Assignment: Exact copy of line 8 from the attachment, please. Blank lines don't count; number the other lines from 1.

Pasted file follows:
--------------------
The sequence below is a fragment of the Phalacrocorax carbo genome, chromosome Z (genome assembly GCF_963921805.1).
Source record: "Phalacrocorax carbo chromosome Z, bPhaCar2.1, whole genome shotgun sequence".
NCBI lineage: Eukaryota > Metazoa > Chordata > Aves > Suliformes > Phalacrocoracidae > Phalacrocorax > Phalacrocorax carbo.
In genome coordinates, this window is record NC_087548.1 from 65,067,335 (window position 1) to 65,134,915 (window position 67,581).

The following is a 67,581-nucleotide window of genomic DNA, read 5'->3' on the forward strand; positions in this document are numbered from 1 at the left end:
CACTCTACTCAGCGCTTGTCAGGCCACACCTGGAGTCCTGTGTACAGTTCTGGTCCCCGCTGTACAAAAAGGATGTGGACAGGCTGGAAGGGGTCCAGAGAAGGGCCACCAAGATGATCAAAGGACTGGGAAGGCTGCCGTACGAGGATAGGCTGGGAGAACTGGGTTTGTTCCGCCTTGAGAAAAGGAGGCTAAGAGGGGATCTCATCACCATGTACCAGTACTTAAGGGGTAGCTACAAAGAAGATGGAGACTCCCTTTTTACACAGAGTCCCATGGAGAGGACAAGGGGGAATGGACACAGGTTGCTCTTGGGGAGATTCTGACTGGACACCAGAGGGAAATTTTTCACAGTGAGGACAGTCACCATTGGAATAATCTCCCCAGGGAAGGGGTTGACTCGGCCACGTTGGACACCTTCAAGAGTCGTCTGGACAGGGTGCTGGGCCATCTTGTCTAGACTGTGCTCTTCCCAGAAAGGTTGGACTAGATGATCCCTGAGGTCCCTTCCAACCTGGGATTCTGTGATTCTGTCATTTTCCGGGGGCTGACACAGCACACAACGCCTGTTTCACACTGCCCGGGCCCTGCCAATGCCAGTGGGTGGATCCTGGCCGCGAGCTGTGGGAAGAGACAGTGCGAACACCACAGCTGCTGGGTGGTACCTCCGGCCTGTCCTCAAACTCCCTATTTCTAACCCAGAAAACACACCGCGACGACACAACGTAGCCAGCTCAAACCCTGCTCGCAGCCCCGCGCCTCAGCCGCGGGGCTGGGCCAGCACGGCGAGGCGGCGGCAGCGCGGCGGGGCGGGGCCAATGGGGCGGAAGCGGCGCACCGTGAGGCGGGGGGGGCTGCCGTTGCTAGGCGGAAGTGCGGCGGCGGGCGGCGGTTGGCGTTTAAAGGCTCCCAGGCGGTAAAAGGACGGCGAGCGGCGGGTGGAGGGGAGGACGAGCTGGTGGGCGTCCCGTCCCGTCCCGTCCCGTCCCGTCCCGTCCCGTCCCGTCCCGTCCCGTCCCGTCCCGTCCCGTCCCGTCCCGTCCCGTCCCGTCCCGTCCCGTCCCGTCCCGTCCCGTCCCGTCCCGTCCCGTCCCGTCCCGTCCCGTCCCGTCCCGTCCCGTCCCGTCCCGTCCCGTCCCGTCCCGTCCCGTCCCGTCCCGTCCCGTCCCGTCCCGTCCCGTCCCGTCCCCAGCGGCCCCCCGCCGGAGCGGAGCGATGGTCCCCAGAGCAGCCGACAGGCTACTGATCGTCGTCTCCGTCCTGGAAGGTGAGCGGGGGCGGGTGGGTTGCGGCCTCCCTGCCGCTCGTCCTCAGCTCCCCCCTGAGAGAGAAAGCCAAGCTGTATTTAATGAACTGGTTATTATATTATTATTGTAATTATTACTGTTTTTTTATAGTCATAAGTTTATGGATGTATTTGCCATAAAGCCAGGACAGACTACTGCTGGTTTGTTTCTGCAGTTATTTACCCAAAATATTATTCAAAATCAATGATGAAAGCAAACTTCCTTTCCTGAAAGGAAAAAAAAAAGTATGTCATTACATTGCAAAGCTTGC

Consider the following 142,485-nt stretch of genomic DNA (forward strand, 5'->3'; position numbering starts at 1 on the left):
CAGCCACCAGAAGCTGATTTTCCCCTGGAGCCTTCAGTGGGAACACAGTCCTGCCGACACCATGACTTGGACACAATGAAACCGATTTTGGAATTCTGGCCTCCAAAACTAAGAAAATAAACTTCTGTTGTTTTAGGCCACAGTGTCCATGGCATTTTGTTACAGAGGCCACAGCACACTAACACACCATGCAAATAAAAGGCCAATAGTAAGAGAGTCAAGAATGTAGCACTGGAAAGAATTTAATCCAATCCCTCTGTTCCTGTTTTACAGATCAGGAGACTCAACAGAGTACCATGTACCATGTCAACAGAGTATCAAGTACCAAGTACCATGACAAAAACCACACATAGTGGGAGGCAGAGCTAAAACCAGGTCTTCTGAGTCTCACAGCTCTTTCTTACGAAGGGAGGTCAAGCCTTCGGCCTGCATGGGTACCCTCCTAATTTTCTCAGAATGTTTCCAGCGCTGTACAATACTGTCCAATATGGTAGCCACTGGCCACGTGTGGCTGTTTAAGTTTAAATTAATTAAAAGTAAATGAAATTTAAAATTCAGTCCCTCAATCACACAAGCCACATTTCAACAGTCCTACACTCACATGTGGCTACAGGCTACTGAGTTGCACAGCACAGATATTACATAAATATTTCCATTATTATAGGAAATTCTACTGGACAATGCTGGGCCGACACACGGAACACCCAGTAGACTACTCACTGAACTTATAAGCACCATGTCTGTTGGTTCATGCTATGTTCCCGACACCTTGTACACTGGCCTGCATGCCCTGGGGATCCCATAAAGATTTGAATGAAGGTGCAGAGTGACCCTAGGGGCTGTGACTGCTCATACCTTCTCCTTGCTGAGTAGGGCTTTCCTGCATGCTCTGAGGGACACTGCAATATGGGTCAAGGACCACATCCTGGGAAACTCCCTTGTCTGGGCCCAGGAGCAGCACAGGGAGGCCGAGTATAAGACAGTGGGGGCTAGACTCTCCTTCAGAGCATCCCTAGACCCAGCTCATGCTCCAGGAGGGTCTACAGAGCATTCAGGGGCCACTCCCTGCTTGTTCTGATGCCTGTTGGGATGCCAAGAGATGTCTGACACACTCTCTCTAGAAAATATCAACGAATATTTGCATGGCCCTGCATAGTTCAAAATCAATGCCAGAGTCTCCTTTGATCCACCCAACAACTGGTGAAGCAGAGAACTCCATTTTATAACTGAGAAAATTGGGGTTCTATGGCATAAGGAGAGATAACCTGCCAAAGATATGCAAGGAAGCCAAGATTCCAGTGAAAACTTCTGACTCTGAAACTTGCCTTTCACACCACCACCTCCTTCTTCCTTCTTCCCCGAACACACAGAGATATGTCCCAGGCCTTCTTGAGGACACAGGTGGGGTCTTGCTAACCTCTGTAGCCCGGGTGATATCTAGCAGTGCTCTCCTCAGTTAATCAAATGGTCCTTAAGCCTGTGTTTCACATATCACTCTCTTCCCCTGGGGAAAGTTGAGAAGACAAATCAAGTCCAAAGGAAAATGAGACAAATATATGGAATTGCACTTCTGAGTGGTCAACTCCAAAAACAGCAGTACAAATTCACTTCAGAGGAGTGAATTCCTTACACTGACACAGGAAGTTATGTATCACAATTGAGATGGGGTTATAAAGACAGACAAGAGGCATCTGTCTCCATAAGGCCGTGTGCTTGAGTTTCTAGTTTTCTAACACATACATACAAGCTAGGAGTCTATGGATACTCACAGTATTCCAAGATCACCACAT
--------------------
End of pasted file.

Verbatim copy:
CAGCCACCAGAAGCTGATTTTCCCCTGGAGCCTTCAGTGGGAACACAGTCCTGCCGACACCATGACTTGGACACAATGAAACCGATTTTGGAATTCTGGCCTCCAAAACTAAGAAAATAAACTTCTGTTGTTTTAGGCCACAGTGTCCATGGCATTTTGTTACAGAGGCCACAGCACACTAACACACCATGCAAATAAAAGGCCAATAGTAAGAGAGTCAAGAATGTAGCACTGGAAAGAATTTAATCCAATCCCTCTGTTCCTGTTTTACAGATCAGGAGACTCAACAGAGTACCATGTACCATGTCAACAGAGTATCAAGTACCAAGTACCATGACAAAAACCACACATAGTGGGAGGCAGAGCTAAAACCAGGTCTTCTGAGTCTCACAGCTCTTTCTTACGAAGGGAGGTCAAGCCTTCGGCCTGCATGGGTACCCTCCTAATTTTCTCAGAATGTTTCCAGCGCTGTACAATACTGTCCAATATGGTAGCCACTGGCCACGTGTGGCTGTTTAAGTTTAAATTAATTAAAAGTAAATGAAATTTAAAATTCAGTCCCTCAATCACACAAGCCACATTTCAACAGTCCTACACTCACATGTGGCTACAGGCTACTGAGTTGCACAGCACAGATATTACATAAATATTTCCATTATTATAGGAAATTCTACTGGACAATGCTGGGCCGACACACGGAACACCCAGTAGACTACTCACTGAACTTATAAGCACCATGTCTGTTGGTTCATGCTATGTTCCCGACACCTTGTACACTGGCCTGCATGCCCTGGGGATCCCATAAAGATTTGAATGAAGGTGCAGAGTGACCCTAGGGGCTGTGACTGCTCATACCTTCTCCTTGCTGAGTAGGGCTTTCCTGCATGCTCTGAGGGACACTGCAATATGGGTCAAGGACCACATCCTGGGAAACTCCCTTGTCTGGGCCCAGGAGCAGCACAGGGAGGCCGAGTATAAGACAGTGGGGGCTAGACTCTCCTTCAGAGCATCCCTAGACCCAGCTCATGCTCCAGGAGGGTCTACAGAGCATTCAGGGGCCACTCCCTGCTTGTTCTGATGCCTGTTGGGATGCCAAGAGATGTCTGACACACTCTCTCTAGAAAATATCAACGAATATTTGCATGGCCCTGCATAGTTCAAAATCAATGCCAGAGTCTCCTTTGATCCACCCAACAACTGGTGAAGCAGAGAACTCCATTTTATAACTGAGAAAATTGGGGTTCTATGGCATAAGGAGAGATAACCTGCCAAAGATATGCAAGGAAGCCAAGATTCCAGTGAAAACTTCTGACTCTGAAACTTGCCTTTCACACCACCACCTCCTTCTTCCTTCTTCCCCGAACACACAGAGATATGTCCCAGGCCTTCTTGAGGACACAGGTGGGGTCTTGCTAACCTCTGTAGCCCGGGTGATATCTAGCAGTGCTCTCCTCAGTTAATCAAATGGTCCTTAAGCCTGTGTTTCACATATCACTCTCTTCCCCTGGGGAAAGTTGAGAAGACAAATCAAGTCCAAAGGAAAATGAGACAAATATATGGAATTGCACTTCTGAGTGGTCAACTCCAAAAACAGCAGTACAAATTCACTTCAGAGGAGTGAATTCCTTACACTGACACAGGAAGTTATGTATCACAATTGAGATGGGGTTATAAAGACAGACAAGAGGCATCTGTCTCCATAAGGCCGTGTGCTTGAGTTTCTAGTTTTCTAACACATACATACAAGCTAGGAGTCTATGGATACTCACAGTATTCCAAGATCACCACAT